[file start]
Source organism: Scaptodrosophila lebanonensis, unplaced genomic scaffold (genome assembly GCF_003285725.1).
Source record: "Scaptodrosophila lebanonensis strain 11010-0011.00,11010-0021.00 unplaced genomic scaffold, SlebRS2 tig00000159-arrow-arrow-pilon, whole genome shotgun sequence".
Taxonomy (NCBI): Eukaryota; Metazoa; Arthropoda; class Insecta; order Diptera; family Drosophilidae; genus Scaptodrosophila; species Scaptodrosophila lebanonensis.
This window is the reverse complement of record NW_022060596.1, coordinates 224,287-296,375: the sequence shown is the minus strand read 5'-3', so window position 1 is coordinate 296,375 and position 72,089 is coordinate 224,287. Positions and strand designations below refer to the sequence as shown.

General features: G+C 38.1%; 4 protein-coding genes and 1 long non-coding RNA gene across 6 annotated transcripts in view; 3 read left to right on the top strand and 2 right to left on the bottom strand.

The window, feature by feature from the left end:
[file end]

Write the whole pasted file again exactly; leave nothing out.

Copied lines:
Source organism: Scaptodrosophila lebanonensis, unplaced genomic scaffold (genome assembly GCF_003285725.1).
Source record: "Scaptodrosophila lebanonensis strain 11010-0011.00,11010-0021.00 unplaced genomic scaffold, SlebRS2 tig00000159-arrow-arrow-pilon, whole genome shotgun sequence".
Taxonomy (NCBI): Eukaryota; Metazoa; Arthropoda; class Insecta; order Diptera; family Drosophilidae; genus Scaptodrosophila; species Scaptodrosophila lebanonensis.
This window is the reverse complement of record NW_022060596.1, coordinates 224,287-296,375: the sequence shown is the minus strand read 5'-3', so window position 1 is coordinate 296,375 and position 72,089 is coordinate 224,287. Positions and strand designations below refer to the sequence as shown.

General features: G+C 38.1%; 4 protein-coding genes and 1 long non-coding RNA gene across 6 annotated transcripts in view; 3 read left to right on the top strand and 2 right to left on the bottom strand.

The window, feature by feature from the left end: